In Plains Indian culture, the exchange of one pipe, or calumet, among members of a party symbolized good faith and kinship ties between two groups. The calumet ceremony was widely known in the fur trade due to its role in facilitating trade relationships, establishing kinship between trading partners, solemnizing agreements, and legitimizing diplomatic negotiations. Stewart was surely familiar with the ceremony and its meanings because he includes a calumet ceremony in his novel Altowan.
In this watercolor, Miller portrays Stewart smoking a calumet while Antoine and the Indians watch. Their attention suggests that the party may be sharing the pipe as part of a ceremony. This idea is supported by the composition, which traces a circular route along the line of Stewart’s leg across the body of Antoine to Antoine’s bent knee, and back around toward the seated group of Indians.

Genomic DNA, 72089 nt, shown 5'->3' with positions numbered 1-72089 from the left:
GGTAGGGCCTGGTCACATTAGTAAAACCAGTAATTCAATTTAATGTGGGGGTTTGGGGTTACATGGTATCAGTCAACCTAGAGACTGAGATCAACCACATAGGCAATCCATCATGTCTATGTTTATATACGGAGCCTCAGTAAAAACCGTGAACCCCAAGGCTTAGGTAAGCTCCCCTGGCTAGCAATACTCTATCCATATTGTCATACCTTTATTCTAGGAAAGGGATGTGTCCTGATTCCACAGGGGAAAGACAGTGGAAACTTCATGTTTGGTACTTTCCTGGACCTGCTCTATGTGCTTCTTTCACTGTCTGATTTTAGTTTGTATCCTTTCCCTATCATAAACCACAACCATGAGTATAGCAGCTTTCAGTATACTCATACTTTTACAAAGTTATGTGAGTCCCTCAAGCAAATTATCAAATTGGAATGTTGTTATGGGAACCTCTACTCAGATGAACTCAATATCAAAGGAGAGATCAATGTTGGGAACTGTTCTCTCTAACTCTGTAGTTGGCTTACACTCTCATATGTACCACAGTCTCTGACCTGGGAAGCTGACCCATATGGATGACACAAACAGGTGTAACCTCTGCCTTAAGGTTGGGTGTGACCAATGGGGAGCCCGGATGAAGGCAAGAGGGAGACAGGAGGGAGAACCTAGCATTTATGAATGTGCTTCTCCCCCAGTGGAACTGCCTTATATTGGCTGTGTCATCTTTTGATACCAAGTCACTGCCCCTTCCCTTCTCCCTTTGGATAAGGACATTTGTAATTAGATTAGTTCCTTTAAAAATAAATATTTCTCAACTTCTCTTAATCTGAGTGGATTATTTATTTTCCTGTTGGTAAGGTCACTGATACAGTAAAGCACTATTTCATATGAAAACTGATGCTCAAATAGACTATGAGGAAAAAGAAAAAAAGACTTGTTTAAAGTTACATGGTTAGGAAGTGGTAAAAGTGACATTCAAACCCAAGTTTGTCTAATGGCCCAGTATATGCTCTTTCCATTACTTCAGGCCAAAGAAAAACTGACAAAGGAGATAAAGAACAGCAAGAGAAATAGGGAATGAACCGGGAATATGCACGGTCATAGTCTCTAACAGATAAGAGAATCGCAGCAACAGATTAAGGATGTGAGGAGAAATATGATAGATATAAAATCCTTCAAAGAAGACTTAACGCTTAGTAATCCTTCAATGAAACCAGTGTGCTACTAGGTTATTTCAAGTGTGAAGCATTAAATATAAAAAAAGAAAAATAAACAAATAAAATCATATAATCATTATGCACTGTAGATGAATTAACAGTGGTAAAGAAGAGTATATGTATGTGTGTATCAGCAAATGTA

UL: 13. LC: Interior on an Indian Lodge
The artist; Sir William Drummond Stewart, 1839; Frank Nichols Stewart, 1871; [Chapman’s, Edinburgh, Scotland, 1871]; Bonamy Mansell Power; willed to Edward Power, 1900; by descent to Major G.H. Power, Great Yarmouth, England; [Parke-Bernet Galleries, New York, NY, 1966]; InterNorth Art Foundation, Omaha, NE; present owner